By TORU AMEMIYA/ Staff Writer
February 18, 2020 at 07:00 JST
SETOUCHI, Okayama Prefecture--A once-in-a-lifetime opportunity to obtain the long blade once wielded by one of Japan's most powerful warlords was a battle in itself, but the end now appears in sight for Mayor Akinari Takehisa.
The sword that captured Takehisa's imagination was owned by Uesugi Kenshin (1530-1578).
Takehisa entered Setouchi city's bid after the owner of the sword, which has been deposited with the Okayama Prefectural Museum in Okayama city’s Kita Ward, announced plans to sell it.
Takehisa wants to ensure the weapon will remain in the Bizen region, where it was forged. Bizen is the old name for the southeastern part of Okayama Prefecture, which includes Setouchi city.
In 2016, the city of Joetsu in Niigata Prefecture tried to purchase the sword, announcing the bid with much media fanfare, only for the owner to ultimately reject it. Kenshin was born and raised in the area now called Joetsu.
In April 2018, Setouchi city announced it planned to purchase the weapon, nicknamed “Sanchomo,” and began soliciting contributions through the “furusato nozei” (hometown tax payment) programs for individuals and companies and crowdfunding.
The sword, designated as a national treasure dating to the Kamakura Period (1185-1333), was valued at 500 million yen ($4.6 million) or more by a committee of experts assembled by the city.
The city set its fund-raising goal at 513.09 million yen, which included cash to buy the blade and cover associated costs concerning renovations of a sword museum in the city, which is expected to house the sword.
On Jan. 27, Setouchi city announced at a news conference it had topped the target needed to purchase the sword and said it hoped to ink a tentative contract in February with its owner.
Pending city assembly approval, it then intends to purchase the weapon.
The 79.5-centimeter-long blade, designated as national treasure in 1952, weighs 1.06 kilograms and has a 3.4-cm curvature. It is said to have been forged in the Bizen region.
The sword's original name and details on the forging process remain a mystery, but one theory is that it later acquired the name San-cho-mo (mountain bird plumage), due to the complex elegant pattern on the blade that resembles dancing feathers.
The blade's design indicates it was forged by a craftsman belonging to the Fukuoka Ichimonji school, famous for its exquisite Bizen swords.
Takehisa said at the news conference that the city had raised more than 800 million yen in donations as of Jan. 26 from more than 14,000 individuals and companies in and outside Japan, far exceeding the sum needed to buy the treasure and send gifts to donors.
Contributions began surging late last year, Takehisa said, partly due to a special display of Sanchomo at the Bizen Osafune Japanese Sword Museum in Setouchi in October that garnered widespread attention.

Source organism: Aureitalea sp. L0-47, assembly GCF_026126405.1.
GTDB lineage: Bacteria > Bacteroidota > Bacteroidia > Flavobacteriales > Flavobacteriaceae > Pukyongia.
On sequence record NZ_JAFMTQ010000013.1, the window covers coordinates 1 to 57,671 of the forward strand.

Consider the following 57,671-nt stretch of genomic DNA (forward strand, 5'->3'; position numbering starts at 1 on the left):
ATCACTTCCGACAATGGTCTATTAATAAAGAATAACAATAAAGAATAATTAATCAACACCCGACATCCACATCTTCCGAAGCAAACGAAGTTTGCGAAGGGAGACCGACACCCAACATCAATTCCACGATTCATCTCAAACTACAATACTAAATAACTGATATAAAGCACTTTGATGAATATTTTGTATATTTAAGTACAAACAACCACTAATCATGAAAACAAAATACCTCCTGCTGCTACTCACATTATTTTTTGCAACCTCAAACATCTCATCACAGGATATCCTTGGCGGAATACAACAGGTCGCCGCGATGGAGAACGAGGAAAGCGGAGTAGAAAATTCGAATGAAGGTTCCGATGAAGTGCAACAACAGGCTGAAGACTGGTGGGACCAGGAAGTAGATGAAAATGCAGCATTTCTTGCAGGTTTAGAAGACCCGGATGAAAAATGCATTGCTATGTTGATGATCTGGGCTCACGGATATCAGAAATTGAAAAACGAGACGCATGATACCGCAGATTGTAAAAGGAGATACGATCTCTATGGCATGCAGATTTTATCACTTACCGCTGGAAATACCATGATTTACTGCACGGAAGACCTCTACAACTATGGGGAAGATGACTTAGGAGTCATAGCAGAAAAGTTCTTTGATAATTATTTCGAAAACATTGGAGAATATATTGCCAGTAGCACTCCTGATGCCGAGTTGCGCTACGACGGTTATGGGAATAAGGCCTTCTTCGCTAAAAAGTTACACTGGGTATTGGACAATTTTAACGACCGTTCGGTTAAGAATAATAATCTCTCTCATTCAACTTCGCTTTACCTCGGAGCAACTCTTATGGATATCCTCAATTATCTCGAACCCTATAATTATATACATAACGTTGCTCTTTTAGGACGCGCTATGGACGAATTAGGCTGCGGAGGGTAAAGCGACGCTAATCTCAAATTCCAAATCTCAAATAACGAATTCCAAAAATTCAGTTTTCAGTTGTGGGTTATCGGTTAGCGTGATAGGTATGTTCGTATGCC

Takehisa also credited the success of the fund-raising campaign to a flood of donations from “touken joshi,” the term for female fans of Japanese swords inspired by a sword-themed video game, in addition to large-lot donations from companies in and outside the prefecture.
Contributions from women surged after the Sanchomo sword featured late last year in the Touken Ranbu Online game, in which historical swords magically transform into good-looking dudes.
“I really appreciate the flood of touken joshi donations,” the mayor said.
With the cash to buy the blade now in hand, the municipality is expected to reach a provisional agreement with its owner before the assembly’s February regular session starts on Feb. 19.
Setouchi city will then submit a bill for an official contract to the regular session to get final approval on the deal.
The city said it will decide how the national treasure will be displayed by the end of this fiscal year.
PROTESTS OVER PLAN TO USE TAX MONEY
Setouchi city’s mission to acquire the blade has not been without setbacks, however.
It initially planned to raise no less than 1.1 billion yen by the end of January 2019, but torrential rains in summer 2018 that caused severe flooding in western Japan delayed the start of soliciting donations by three months.
Though the deadline to end fund-raising was extended until March 2019, the city only managed to collect 229 million yen in donations after deducting costs to conduct the campaign.
In February that year, realizing there would be a massive shortfall, Takehisa suggested spending more than 400 million yen from the municipality’s reserve fund for fiscal adjustment to get hold of Sanchomo. But city residents objected to the use of their tax money for the project.
Critics panned the plan as a carelessly drawn example of a public-investment project and insisted the city should scrap the idea of buying the sword since it missed its fund-raising target.
The sword's owner was prepared to wait until the city was able to procure the necessary sum for purchase.
Takehisa extended the city's fund-raising campaign for another year until the end of March 2020.
As of Feb. 16, the city had received 838.98 million yen from more than 15,000 individuals and companies in and outside Japan.
The donation campaign will continue through March, and excess contributions will be used to upgrade the Bizen Osafune Japanese Sword Museum's parking lot and for other projects, city officials said.
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